As for contemporary authors like her, I can’t really think of any. If you want to look at historical authors, I think Loretta Chase may come close. They have quite distinct voices, but both have strong heroines, snappy dialogue, plots propelled by both character and action, and both strike me as smart in all senses of the word.

  49. MS Jones
    Sep 09, 2008 @ 15:01:59

    Susan/DC – I couldn’t agree more with you about Loretta Chase. Her books are consistently funny and witty.

    And Moth, the same goes for Georgette Heyer; as you say, she is in the same vein of wonderfulness when it comes to incorporating humor in her books. I’ve also started on Bujold and so far am liking her writing a lot.

    I don’t expect every page to be hilarious, but for me a good book has to be an intelligent read, which is kind of hard to define. I’ll be checking out a number of the recommendations that have been offered above.

    And one final recommendation of my own: just lately I’ve discovered Naomi Novik, who’s written a delightfully subversive series, the Temeraire books. It’s dragons fighting in the Napoleonic wars and the series is often summed up as Master and Commander meets the Dragons of Pern, but it doesn’t take any great analytical perception to see that it is fundamentally about the evils of intolerance and discrimination. And the books are just LOADED with intelligence and wit.

  50. Jen C
    Sep 09, 2008 @ 15:44:37

    Love it. I started reading Crusie when I happened upon Crazy for You at a Book Swap in Spain. It was delightful. From there, I have now ready every book she’s written (except Sizzle, damnit). I love her work, even though I tend not to like children in romance novels and I also tend to dislike reading about pets.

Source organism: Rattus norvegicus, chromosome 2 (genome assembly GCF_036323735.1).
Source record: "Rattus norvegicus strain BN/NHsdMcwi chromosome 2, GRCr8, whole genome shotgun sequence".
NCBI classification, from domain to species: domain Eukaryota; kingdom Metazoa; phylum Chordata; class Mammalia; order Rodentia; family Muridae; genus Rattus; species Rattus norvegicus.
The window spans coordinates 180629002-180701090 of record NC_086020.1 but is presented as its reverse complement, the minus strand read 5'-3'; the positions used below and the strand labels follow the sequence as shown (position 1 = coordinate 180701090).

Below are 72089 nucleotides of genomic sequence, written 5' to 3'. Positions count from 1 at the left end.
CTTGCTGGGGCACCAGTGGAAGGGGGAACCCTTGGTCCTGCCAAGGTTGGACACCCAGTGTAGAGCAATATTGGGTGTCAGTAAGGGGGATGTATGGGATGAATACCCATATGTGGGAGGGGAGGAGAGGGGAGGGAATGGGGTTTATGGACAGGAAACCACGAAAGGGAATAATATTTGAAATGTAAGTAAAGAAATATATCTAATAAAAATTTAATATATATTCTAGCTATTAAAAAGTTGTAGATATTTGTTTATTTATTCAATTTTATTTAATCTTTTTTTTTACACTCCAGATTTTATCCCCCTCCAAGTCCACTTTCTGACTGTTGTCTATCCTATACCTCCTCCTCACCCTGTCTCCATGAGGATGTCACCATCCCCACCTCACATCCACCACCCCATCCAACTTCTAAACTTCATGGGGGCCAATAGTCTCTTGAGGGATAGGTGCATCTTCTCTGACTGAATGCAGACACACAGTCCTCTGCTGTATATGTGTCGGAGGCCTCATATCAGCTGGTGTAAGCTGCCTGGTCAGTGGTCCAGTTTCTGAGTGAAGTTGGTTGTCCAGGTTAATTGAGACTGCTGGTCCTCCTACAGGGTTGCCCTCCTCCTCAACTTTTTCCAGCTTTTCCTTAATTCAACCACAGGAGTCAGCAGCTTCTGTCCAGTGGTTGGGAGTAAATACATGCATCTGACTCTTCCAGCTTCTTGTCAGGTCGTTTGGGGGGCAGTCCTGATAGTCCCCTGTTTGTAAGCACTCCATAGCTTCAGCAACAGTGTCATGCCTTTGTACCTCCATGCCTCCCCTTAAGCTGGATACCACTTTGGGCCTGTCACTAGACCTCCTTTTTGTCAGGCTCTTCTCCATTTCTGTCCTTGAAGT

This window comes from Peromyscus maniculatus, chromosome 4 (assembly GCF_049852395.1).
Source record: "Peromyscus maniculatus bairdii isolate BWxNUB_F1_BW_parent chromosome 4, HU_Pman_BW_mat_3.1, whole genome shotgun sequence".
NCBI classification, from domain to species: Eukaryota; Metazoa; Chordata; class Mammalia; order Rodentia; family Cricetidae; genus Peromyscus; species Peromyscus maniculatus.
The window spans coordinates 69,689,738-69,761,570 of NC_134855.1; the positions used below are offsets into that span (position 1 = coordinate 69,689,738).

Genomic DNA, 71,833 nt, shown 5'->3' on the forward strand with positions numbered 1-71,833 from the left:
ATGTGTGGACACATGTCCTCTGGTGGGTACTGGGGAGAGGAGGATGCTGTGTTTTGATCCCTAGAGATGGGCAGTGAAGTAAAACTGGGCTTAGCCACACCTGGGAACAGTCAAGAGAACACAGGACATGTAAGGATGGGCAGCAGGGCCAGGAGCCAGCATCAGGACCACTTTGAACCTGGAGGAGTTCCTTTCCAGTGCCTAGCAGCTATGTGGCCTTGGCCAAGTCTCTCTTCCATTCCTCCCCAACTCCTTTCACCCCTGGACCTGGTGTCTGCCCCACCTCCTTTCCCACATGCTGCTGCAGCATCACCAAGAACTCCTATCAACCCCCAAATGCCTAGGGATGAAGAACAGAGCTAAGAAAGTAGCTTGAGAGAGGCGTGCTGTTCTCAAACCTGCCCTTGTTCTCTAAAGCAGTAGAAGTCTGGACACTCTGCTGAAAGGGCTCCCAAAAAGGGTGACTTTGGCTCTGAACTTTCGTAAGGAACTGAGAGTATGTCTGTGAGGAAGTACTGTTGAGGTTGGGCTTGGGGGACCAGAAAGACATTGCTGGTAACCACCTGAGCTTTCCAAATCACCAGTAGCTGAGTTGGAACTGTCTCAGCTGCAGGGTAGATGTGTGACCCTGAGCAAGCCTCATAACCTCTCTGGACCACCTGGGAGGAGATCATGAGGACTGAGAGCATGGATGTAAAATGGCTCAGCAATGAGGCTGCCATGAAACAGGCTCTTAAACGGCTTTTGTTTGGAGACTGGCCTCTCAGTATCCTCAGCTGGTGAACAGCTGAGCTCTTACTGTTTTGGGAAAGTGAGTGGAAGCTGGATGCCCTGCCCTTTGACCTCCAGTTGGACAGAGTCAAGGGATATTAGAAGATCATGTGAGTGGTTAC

I also disagree that her heros are Alphas. I don’t think they are, unless my idea of Alphas has been so destroyed by the thousands of rakes with giant muscles out to pummel the nearest man because he looked at the heroine. I get more than a little tired of the hero as Strongest!Man!Ever! who can beat five men with his bare hands blah blah blah. None of Crusie’s heros annoy me in this manner.

    Also, if I am not mistaken, don’t all her books take place in Ohio? I think they do.

  51. SonomaLass
    Sep 09, 2008 @ 18:41:26

    Ms Jones,

    If you like Loretta Chase and Georgette Heyer, you should definitely check out Sherry Thomas. I found both Private Arrangements and Delicious to be intelligent and entertaining.

    And I couldn’t agree with you more about Naomi Novik — I love the Temeraire books.

  52. Diane/Anonym2857
    Sep 10, 2008 @ 00:23:54

    ~~I haven't managed to read Sizzle but I'd happily get my hands on any of Crusie's work even if it's not her best.~~


    I’m curious… are you thinking Sizzle will be inferior reading? If so, I’m betting you’ll be very pleasantly surprised when you do locate a copy.